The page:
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Wed Jan 20, 2021, 05:36 AM

The end of the Trump-Fox feedback loop

Early in his administration, it seemed novel but almost frivolous to reveal the source of the president’s tweets. The Fox-Trump feedback loop explained that Trump fixations like NFL players who protest racism and seemingly random presidential statements about topics like his administration’s aviation record resulted not from madness or strategy, but from his inability to stop posting about what he was watching. It was unnerving that the president preferred to learn about the world through the lens of right-wing propaganda, and it was troubling how quickly his tweets could upend the news cycle, though his habits didn’t necessarily seem dangerous.

But as Trump’s presidency continued, this dynamic between the president and his preferred network began playing a major role in federal policy. Fox News personalities and guests became aware of the power their shows had over the president and tried to leverage it, with some success.

That pattern reached a crescendo in 2020, with deadly results. Fox News’ coverage consistently downplayed the danger posed by the coronavirus pandemic, and Trump was watching. He sent live tweets of Fox News segments promoting the use of untested antimalarial drugs as possible “game changers” for COVID-19 treatment; claiming that social distancing measures would be more damaging than the virus; and endorsing anti-social-distancing protests. And he warped the federal response to match the network’s take, even putting the radiologist Dr. Scott Atlas on the White House coronavirus task force because he liked Atlas’ Fox News appearances promoting a minimalist response to the pandemic. Fox’s coverage got Americans killed specifically because the president was watching the network, taking notes, and tweeting out his thoughts.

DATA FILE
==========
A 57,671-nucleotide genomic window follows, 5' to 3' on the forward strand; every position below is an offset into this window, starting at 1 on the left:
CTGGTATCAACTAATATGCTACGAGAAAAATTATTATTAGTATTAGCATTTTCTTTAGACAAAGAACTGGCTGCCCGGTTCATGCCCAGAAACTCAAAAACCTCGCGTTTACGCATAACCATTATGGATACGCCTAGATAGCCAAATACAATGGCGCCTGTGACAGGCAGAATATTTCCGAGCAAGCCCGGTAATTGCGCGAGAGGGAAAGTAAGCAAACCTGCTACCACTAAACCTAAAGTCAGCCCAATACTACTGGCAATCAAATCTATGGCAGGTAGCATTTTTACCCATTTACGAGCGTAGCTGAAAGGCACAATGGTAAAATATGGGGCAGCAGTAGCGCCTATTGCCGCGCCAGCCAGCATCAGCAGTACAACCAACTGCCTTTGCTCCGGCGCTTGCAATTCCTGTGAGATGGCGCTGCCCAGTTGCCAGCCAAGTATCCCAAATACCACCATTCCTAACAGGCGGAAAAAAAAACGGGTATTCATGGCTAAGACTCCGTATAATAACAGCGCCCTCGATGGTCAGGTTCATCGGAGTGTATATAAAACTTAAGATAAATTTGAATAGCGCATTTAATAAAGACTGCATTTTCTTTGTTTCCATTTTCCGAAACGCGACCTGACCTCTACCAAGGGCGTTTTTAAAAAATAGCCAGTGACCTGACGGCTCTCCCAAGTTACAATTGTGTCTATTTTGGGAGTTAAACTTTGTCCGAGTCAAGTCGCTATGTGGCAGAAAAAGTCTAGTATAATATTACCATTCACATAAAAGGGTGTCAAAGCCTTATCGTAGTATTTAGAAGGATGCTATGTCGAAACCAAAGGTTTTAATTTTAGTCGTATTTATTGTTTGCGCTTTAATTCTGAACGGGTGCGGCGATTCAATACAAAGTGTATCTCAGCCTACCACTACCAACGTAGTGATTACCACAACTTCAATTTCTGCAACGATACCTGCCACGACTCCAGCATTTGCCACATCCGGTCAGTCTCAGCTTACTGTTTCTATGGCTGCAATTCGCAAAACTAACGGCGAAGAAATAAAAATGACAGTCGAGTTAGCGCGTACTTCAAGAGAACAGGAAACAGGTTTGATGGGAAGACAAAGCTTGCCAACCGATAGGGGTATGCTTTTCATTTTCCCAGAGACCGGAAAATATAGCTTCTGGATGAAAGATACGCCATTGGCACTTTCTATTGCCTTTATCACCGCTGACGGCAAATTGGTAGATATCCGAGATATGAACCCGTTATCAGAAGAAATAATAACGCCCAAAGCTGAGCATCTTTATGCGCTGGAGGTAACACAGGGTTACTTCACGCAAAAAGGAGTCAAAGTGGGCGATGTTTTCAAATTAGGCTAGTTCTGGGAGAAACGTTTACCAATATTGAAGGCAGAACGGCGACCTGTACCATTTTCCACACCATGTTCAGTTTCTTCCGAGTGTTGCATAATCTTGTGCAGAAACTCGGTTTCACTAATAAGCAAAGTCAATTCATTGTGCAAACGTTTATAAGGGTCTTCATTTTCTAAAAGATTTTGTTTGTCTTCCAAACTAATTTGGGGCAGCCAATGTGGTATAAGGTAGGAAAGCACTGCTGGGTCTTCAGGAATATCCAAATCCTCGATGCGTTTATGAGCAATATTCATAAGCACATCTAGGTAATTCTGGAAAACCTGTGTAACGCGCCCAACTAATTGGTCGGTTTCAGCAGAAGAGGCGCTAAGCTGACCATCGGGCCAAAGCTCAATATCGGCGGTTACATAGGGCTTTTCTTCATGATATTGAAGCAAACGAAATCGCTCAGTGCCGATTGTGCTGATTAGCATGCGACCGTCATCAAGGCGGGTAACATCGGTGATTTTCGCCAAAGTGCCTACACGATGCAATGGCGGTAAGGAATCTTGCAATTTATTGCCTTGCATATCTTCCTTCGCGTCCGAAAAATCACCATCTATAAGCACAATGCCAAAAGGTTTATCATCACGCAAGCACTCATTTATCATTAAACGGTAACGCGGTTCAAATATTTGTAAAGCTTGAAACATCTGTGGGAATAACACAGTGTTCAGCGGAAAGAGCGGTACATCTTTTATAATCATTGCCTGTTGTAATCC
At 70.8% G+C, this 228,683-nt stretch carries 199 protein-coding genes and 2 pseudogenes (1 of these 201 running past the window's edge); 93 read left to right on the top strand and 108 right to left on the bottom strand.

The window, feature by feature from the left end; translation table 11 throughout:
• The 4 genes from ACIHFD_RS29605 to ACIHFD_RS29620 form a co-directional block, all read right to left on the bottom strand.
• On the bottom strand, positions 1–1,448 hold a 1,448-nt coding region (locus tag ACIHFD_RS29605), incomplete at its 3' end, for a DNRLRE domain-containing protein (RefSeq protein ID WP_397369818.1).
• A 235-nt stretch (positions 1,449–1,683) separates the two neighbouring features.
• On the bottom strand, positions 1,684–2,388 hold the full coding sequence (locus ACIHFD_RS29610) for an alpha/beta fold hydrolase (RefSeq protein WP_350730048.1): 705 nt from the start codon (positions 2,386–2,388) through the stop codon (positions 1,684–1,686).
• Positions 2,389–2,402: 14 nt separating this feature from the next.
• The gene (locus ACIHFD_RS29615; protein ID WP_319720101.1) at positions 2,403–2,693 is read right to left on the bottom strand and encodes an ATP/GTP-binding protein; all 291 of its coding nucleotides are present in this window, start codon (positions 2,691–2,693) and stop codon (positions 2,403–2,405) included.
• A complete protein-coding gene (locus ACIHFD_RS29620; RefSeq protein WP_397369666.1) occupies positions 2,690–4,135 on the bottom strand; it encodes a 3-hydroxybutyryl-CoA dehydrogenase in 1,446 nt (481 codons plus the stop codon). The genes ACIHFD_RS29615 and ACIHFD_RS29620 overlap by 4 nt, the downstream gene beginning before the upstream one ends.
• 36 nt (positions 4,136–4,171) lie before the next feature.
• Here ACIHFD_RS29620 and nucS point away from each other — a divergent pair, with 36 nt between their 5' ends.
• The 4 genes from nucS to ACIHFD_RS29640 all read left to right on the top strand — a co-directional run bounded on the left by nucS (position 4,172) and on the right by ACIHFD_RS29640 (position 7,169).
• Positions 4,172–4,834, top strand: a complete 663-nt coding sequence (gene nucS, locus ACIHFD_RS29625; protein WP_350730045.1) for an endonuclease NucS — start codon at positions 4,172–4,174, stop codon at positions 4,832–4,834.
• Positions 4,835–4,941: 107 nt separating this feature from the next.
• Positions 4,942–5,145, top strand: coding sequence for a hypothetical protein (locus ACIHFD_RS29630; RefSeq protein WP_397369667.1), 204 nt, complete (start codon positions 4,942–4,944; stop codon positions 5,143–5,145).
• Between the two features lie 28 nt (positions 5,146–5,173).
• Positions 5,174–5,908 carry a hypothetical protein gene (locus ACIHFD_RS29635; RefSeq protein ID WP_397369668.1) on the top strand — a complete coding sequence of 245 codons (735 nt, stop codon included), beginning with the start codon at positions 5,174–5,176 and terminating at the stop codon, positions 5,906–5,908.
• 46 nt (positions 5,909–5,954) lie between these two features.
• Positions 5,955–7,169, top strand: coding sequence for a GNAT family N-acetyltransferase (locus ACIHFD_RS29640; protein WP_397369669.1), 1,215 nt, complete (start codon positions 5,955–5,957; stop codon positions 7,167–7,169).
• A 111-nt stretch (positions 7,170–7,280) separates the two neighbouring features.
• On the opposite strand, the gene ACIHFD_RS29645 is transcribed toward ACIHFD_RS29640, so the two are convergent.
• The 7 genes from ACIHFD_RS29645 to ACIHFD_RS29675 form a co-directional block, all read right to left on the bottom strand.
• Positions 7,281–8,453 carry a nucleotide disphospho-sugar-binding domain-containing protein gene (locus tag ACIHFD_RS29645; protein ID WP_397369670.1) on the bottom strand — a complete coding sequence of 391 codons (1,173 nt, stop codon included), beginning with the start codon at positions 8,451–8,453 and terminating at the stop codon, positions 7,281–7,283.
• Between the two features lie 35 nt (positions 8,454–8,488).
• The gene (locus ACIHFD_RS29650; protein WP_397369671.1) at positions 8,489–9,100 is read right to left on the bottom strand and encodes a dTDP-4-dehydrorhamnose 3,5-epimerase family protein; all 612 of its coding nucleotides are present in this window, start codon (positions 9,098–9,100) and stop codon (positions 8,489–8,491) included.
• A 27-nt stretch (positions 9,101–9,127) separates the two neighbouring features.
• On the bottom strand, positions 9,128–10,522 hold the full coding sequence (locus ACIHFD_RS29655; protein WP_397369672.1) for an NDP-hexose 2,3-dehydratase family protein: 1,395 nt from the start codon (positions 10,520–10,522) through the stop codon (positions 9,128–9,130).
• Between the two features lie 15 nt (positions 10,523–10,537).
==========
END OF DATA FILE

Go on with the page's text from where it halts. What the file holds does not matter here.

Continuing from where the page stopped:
His removal is already improving the information ecosystem. Online misinformation about election fraud plummeted by 73% after social media companies banned Trump and some of his key allies, Zignal Labs reported. Notably, without access to Twitter, the president was unable to promote Fox reports that fueled his apparent belief that antifa was behind the Capitol riot.


“The president’s TV addiction inspired at least 1,375 tweets dating back to September 1, 2018. The vast majority came in response to his favorite programs on the pro-Trump Fox News and Fox Business networks.”

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